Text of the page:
Considering a trip to the beautiful south of France with its lush wine country and endless historical sites? Consider Place de la Bourse; its era of construction took place during the years 1730-1775. The French Revolution brought the demise of the statue of Louis XV in the center of the courtyard, which opened the way for the later sculpture Three Graces in 1869. Place de la Bourse now houses the power behind Bordeaux’s commerce.
World class wine museum
Bordeaux, France is a city with Roman Catholic roots, and in regards to wine knowledge – a role model. It is the wine capital of the world, providing a massive wine museum featuring 200 wines from Bordeaux and 600 wines from the rest of the world. This city of extreme elegance, an opinion of the Queen on her last visit, can be shared on a romantic adventure with the city’s small population of under 250,000.
The Royal Gate of Bordeaux Cathedral is 13th century architecture, though the rest of the construction dates to the 14th-15th centuries. Eleanor of Aquitaine, the most influential and powerful figure of the Middle Ages married Louis VII in this national monument of France at the tender age of 13. She would later become queen, and also reign as queen of England, leading the crusades to the Holy Land. The cathedral itself will make a most memorable picture of postcard quality, and to include your group, try asking a passerby to take a photo of you and your friends!
Le Pont de Pierre of the Garonne River
Bordeaux is a port city along the Garonne River, lined with gardens for an uplifting and refreshing experience. The Garonne not only provides entrance for vessels to the Port of Bordeaux, but is also part of the Canal des Deux Mers, connecting the Mediterranean Sea to the Atlantic Ocean. When visiting a port city, it is good to get familiar with the value of the waterway in that area. Discovering the reasons why the waterway benefits the city and how it makes it more of value will give you a better comprehension of what makes up the city’s identity and what it depends on to thrive. The bridge connecting the left bank of the Garonne River to the right bank is Le Pont de Pierre, known in English as “Stone Bridge.” With greenery on either side, it makes for a picturesque view of the city from every angle.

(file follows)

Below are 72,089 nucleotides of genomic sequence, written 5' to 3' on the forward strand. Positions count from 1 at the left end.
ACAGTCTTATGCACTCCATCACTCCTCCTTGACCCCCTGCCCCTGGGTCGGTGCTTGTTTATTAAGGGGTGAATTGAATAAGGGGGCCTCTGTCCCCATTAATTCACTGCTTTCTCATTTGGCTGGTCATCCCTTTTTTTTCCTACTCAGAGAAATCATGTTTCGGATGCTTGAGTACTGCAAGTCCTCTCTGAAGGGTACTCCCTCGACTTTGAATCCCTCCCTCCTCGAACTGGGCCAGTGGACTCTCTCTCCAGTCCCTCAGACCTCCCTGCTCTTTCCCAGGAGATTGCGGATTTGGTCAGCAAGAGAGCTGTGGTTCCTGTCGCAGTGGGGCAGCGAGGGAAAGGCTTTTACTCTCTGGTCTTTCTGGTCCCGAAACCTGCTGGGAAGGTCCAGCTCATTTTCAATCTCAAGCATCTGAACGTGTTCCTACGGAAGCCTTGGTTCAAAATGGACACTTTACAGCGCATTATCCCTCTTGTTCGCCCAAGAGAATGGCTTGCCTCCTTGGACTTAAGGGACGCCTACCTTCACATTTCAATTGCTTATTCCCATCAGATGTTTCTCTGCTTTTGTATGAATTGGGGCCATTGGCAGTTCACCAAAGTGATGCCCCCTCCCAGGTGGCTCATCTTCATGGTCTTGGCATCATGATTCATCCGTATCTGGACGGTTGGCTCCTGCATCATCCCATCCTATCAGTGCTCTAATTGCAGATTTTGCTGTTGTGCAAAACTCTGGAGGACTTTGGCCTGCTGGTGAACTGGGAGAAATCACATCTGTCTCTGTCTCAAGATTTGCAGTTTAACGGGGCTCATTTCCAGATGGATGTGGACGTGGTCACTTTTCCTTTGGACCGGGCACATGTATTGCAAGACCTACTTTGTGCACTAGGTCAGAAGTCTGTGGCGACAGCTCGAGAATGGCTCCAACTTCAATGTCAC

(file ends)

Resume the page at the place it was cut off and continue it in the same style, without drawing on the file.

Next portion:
Le Pont de Pierre is 200 years old, and to touch on a special subject of the United States and make a brotherly comparison, this bridge was the first sight of Bordeaux to sea worn travelers weary of the Garonne River, which could be said to describe the Statue of Liberty, as well. Today, citizens and sightseers alike can cross this relic bridge by foot or by tram. Walking slowly across will provide a wide variety of views of the canal river.
One can see the Place de la Bourse, mentioned above, in all its colorful, expansive splendor, as well as The Water Mirror. This reflecting pool is the world’s largest and was built in 2006 as part of the ongoing renovation projects of this historical city that continues to come into its own. When history is preserved, and when we get the opportunity to live in the present while influenced and inspired by the works of the past, we see what it means to grow as mankind. We are reminded that we would not be where we are today were it not for the sojourners, strugglers, laborers, and fighters that went before us. To visit Bordeaux, France is to visit a millennium of time past – that thankfully some souls have known to preserve, knowing that when we learn where we came from, we can more easily see where we want to go.